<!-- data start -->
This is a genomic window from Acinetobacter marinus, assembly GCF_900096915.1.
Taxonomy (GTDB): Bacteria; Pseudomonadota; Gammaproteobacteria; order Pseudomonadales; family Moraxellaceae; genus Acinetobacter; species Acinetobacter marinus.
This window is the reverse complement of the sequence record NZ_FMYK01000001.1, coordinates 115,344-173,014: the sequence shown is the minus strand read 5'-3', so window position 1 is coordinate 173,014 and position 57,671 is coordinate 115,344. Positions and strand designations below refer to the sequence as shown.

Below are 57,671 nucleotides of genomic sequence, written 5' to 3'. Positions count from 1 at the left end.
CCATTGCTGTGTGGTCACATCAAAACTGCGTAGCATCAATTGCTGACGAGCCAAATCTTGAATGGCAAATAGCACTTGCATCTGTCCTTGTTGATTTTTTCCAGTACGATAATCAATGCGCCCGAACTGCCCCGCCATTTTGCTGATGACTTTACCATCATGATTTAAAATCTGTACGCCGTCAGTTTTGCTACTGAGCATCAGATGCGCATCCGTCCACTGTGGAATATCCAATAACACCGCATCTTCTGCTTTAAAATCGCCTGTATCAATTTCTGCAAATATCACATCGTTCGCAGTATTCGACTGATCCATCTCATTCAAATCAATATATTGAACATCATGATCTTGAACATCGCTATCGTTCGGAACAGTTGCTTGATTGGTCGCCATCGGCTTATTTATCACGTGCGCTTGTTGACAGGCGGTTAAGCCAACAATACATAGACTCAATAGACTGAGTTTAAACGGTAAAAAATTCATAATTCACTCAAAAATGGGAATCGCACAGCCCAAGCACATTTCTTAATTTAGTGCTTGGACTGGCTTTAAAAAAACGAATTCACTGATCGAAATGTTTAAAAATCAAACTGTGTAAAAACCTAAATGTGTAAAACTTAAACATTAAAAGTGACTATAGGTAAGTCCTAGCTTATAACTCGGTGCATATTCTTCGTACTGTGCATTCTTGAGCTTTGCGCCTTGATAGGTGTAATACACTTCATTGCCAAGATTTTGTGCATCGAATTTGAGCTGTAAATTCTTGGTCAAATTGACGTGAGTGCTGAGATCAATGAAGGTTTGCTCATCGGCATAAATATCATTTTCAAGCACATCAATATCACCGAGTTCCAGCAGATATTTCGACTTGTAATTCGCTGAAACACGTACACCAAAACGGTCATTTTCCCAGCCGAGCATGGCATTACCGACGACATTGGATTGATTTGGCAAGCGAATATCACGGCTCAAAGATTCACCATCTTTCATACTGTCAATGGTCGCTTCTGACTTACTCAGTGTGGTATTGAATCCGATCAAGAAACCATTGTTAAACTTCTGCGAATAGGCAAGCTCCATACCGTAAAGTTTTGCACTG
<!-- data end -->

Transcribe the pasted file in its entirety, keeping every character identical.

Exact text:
This is a genomic window from Acinetobacter marinus, assembly GCF_900096915.1.
Taxonomy (GTDB): Bacteria; Pseudomonadota; Gammaproteobacteria; order Pseudomonadales; family Moraxellaceae; genus Acinetobacter; species Acinetobacter marinus.
This window is the reverse complement of the sequence record NZ_FMYK01000001.1, coordinates 115,344-173,014: the sequence shown is the minus strand read 5'-3', so window position 1 is coordinate 173,014 and position 57,671 is coordinate 115,344. Positions and strand designations below refer to the sequence as shown.

Below are 57,671 nucleotides of genomic sequence, written 5' to 3'. Positions count from 1 at the left end.
CCATTGCTGTGTGGTCACATCAAAACTGCGTAGCATCAATTGCTGACGAGCCAAATCTTGAATGGCAAATAGCACTTGCATCTGTCCTTGTTGATTTTTTCCAGTACGATAATCAATGCGCCCGAACTGCCCCGCCATTTTGCTGATGACTTTACCATCATGATTTAAAATCTGTACGCCGTCAGTTTTGCTACTGAGCATCAGATGCGCATCCGTCCACTGTGGAATATCCAATAACACCGCATCTTCTGCTTTAAAATCGCCTGTATCAATTTCTGCAAATATCACATCGTTCGCAGTATTCGACTGATCCATCTCATTCAAATCAATATATTGAACATCATGATCTTGAACATCGCTATCGTTCGGAACAGTTGCTTGATTGGTCGCCATCGGCTTATTTATCACGTGCGCTTGTTGACAGGCGGTTAAGCCAACAATACATAGACTCAATAGACTGAGTTTAAACGGTAAAAAATTCATAATTCACTCAAAAATGGGAATCGCACAGCCCAAGCACATTTCTTAATTTAGTGCTTGGACTGGCTTTAAAAAAACGAATTCACTGATCGAAATGTTTAAAAATCAAACTGTGTAAAAACCTAAATGTGTAAAACTTAAACATTAAAAGTGACTATAGGTAAGTCCTAGCTTATAACTCGGTGCATATTCTTCGTACTGTGCATTCTTGAGCTTTGCGCCTTGATAGGTGTAATACACTTCATTGCCAAGATTTTGTGCATCGAATTTGAGCTGTAAATTCTTGGTCAAATTGACGTGAGTGCTGAGATCAATGAAGGTTTGCTCATCGGCATAAATATCATTTTCAAGCACATCAATATCACCGAGTTCCAGCAGATATTTCGACTTGTAATTCGCTGAAACACGTACACCAAAACGGTCATTTTCCCAGCCGAGCATGGCATTACCGACGACATTGGATTGATTTGGCAAGCGAATATCACGGCTCAAAGATTCACCATCTTTCATACTGTCAATGGTCGCTTCTGACTTACTCAGTGTGGTATTGAATCCGATCAAGAAACCATTGTTAAACTTCTGCGAATAGGCAAGCTCCATACCGTAAAGTTTTGCACTG